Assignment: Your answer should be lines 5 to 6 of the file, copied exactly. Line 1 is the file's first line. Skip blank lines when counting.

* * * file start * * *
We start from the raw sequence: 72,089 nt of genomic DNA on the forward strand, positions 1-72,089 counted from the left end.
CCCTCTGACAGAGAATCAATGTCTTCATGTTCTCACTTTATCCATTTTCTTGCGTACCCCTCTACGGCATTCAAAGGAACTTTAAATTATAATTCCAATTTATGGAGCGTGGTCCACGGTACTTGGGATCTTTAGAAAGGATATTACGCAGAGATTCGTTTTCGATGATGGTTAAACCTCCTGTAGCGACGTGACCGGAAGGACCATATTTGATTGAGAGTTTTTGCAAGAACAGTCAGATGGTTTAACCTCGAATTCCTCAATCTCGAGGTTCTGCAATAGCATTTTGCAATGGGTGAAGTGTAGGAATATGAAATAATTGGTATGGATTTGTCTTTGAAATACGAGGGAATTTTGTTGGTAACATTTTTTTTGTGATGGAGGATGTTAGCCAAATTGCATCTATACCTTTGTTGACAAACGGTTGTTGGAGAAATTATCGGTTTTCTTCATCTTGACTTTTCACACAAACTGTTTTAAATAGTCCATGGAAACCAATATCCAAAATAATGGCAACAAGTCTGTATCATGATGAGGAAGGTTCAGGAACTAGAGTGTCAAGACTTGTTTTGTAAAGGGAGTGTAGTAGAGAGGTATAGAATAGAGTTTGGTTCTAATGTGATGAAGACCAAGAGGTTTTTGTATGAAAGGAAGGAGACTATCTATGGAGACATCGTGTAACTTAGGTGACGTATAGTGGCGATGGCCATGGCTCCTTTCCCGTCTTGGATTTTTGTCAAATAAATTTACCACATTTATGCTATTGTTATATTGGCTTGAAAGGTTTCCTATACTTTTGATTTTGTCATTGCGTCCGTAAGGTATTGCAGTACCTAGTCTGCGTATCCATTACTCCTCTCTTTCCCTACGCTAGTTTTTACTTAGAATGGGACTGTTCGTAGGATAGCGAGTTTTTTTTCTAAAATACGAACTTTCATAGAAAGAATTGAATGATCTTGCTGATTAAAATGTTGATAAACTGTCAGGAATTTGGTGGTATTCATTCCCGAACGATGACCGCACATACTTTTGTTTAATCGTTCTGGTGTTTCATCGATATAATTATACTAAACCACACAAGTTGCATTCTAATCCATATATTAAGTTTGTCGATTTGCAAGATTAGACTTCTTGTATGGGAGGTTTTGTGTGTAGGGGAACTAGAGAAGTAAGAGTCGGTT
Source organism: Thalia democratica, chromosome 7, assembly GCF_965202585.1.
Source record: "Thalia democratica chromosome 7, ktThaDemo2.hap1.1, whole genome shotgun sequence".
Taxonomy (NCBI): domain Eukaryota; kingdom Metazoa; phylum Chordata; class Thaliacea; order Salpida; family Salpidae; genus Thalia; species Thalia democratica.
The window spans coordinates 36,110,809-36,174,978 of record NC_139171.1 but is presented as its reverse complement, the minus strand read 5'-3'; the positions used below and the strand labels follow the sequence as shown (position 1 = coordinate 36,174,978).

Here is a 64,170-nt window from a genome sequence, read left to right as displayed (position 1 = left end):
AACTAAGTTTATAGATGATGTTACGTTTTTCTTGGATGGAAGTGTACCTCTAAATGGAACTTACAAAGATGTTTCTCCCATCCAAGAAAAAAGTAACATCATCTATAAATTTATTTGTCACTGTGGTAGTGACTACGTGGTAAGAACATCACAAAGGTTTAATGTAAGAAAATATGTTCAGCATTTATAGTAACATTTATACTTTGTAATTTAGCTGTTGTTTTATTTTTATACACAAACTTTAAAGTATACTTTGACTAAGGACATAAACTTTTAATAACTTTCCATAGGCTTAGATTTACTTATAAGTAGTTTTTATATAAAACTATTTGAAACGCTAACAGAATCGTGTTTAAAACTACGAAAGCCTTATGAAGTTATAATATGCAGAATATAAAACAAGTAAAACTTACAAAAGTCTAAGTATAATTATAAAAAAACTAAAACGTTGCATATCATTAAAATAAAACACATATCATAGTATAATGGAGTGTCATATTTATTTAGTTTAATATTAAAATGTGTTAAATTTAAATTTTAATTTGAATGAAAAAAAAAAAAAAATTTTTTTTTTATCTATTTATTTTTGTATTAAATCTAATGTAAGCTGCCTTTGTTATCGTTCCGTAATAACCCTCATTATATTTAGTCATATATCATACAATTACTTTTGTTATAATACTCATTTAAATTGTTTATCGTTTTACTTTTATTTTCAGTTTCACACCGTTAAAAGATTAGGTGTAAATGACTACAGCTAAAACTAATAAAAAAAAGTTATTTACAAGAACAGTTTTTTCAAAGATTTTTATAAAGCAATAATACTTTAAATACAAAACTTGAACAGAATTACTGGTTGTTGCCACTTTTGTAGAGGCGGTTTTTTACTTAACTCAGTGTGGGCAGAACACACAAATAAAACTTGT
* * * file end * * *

Taxonomy (NCBI): domain Eukaryota; kingdom Metazoa; phylum Chordata; class Thaliacea; order Salpida; family Salpidae; genus Thalia; species Thalia democratica.
The window spans coordinates 36,110,809-36,174,978 of record NC_139171.1 but is presented as its reverse complement, the minus strand read 5'-3'; the positions used below and the strand labels follow the sequence as shown (position 1 = coordinate 36,174,978).